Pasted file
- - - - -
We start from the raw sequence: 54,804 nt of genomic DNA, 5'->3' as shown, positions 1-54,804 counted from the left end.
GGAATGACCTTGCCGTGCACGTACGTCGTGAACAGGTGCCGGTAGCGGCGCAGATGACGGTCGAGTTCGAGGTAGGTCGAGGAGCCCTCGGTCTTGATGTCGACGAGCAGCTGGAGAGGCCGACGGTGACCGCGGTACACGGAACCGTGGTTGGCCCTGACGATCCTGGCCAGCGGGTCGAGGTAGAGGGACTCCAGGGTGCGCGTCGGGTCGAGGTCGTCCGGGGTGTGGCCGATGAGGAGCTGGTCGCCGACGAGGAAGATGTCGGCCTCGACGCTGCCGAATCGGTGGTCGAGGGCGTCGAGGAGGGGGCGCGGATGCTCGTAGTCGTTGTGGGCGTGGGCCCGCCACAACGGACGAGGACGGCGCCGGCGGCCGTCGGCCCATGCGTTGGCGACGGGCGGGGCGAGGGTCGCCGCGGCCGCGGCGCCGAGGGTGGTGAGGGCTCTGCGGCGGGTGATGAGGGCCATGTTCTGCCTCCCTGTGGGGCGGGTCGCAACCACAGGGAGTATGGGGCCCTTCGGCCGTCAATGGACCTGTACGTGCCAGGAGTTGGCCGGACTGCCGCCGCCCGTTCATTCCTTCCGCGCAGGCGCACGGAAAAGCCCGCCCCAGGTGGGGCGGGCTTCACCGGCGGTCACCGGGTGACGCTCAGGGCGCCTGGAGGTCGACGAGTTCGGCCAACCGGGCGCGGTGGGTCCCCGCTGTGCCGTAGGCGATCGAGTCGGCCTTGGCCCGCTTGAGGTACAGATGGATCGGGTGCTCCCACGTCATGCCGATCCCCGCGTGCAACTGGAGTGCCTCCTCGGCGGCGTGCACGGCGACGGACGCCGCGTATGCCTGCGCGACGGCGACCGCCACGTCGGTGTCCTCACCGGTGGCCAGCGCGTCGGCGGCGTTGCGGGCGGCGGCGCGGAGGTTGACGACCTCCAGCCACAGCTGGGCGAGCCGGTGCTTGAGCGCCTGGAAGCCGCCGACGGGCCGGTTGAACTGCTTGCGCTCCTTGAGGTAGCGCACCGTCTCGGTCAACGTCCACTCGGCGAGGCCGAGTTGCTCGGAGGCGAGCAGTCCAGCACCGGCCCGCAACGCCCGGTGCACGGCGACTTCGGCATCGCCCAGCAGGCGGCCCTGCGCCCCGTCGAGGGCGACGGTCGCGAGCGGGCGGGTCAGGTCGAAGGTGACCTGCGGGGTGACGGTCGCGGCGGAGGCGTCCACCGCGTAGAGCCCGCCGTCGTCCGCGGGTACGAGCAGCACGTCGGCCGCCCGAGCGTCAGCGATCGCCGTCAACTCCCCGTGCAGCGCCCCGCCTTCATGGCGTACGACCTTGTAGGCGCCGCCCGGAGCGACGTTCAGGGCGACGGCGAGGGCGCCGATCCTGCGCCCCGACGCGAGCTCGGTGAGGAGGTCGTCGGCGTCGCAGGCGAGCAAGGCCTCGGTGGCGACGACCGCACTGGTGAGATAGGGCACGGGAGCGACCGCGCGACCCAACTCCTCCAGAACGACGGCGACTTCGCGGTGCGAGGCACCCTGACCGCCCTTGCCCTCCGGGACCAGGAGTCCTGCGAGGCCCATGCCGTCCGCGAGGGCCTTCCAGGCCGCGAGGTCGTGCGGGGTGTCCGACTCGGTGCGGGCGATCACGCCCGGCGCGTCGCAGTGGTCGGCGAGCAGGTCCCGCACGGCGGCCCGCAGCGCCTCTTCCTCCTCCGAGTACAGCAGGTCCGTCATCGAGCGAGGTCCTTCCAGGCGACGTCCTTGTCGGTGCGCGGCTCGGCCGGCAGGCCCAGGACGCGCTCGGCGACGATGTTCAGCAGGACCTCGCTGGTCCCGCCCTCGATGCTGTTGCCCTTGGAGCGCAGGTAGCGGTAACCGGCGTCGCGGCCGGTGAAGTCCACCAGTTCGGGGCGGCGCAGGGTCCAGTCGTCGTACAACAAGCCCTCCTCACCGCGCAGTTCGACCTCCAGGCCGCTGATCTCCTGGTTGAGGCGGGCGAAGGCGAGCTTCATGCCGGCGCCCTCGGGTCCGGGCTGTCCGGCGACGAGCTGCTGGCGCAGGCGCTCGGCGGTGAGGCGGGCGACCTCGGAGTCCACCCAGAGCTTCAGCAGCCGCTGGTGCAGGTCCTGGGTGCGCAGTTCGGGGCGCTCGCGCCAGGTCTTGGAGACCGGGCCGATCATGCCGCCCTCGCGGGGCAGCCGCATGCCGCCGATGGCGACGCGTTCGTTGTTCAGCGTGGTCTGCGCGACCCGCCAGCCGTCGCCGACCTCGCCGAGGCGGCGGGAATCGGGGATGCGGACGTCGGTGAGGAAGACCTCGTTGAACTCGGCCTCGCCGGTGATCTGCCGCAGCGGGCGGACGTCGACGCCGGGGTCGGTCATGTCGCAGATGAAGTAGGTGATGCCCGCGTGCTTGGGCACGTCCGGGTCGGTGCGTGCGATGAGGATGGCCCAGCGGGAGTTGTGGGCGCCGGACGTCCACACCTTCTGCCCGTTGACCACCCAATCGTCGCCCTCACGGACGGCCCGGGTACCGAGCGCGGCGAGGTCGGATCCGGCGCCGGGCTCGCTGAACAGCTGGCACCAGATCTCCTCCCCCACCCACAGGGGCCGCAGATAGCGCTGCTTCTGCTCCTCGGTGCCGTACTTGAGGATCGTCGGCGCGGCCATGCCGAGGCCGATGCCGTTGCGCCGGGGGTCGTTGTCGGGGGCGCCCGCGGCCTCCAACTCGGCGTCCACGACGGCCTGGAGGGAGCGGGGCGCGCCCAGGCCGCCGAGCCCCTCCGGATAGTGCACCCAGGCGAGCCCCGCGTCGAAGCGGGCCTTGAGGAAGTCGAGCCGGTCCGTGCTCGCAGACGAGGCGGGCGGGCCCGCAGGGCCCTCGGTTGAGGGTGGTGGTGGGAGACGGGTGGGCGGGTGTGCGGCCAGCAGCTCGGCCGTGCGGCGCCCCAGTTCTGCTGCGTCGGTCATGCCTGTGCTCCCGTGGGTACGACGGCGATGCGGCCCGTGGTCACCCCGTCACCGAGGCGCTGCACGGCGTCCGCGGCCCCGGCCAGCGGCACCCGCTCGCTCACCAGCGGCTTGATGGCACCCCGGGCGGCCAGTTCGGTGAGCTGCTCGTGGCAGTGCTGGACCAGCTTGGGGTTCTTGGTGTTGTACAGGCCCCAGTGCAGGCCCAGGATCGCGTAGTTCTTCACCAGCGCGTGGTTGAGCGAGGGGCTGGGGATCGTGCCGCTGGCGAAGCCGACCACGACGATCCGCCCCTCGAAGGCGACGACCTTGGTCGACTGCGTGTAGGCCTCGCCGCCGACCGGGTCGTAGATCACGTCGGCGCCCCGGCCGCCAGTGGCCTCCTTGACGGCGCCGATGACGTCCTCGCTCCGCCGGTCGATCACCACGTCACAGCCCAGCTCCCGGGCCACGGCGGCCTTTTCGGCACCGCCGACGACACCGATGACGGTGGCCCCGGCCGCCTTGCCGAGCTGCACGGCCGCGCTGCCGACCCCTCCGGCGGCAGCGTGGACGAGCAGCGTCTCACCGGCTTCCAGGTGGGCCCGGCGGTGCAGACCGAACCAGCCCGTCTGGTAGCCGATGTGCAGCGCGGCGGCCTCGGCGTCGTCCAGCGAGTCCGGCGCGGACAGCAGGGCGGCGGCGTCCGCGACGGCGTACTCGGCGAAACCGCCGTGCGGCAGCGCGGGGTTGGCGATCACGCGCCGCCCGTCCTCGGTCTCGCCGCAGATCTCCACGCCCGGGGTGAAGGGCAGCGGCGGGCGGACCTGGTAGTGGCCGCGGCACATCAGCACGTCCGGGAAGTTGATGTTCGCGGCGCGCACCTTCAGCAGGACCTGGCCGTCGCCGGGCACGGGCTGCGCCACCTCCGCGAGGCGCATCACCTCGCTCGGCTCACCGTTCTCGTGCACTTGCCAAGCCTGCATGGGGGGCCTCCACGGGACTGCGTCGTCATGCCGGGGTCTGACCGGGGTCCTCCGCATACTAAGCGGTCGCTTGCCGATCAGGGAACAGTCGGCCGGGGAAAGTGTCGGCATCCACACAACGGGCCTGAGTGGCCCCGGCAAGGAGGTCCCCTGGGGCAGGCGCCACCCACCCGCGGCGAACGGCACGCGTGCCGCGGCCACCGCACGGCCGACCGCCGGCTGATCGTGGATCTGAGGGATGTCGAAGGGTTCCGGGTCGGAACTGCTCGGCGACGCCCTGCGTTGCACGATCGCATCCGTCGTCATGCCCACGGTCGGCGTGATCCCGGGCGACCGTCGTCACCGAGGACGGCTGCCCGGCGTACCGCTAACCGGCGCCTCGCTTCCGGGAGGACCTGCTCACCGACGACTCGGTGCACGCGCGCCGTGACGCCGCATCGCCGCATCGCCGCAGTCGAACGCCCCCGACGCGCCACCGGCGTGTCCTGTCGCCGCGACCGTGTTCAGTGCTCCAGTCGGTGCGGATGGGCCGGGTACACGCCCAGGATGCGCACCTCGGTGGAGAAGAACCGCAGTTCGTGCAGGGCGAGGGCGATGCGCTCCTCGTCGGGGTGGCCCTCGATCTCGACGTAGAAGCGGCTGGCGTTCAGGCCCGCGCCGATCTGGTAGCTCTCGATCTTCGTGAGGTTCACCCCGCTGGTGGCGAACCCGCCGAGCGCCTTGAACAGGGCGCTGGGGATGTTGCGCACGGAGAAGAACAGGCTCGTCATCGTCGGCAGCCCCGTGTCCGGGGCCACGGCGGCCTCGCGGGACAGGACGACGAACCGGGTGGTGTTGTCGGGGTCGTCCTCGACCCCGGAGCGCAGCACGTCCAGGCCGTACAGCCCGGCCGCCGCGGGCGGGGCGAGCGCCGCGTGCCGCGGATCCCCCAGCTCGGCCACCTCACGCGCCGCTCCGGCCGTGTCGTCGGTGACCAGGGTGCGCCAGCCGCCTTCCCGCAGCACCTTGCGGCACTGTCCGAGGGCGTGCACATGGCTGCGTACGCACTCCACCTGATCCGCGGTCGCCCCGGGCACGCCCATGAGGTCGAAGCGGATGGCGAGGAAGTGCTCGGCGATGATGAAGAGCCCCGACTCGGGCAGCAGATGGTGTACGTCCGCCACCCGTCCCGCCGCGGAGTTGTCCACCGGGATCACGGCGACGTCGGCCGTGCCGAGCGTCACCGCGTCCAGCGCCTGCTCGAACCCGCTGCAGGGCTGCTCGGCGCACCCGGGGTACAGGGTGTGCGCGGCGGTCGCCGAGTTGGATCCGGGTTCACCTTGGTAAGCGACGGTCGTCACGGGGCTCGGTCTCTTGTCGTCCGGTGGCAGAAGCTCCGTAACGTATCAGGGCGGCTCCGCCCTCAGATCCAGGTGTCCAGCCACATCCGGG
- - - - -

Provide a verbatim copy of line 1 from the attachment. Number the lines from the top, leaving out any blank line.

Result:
We start from the raw sequence: 54,804 nt of genomic DNA, 5'->3' as shown, positions 1-54,804 counted from the left end.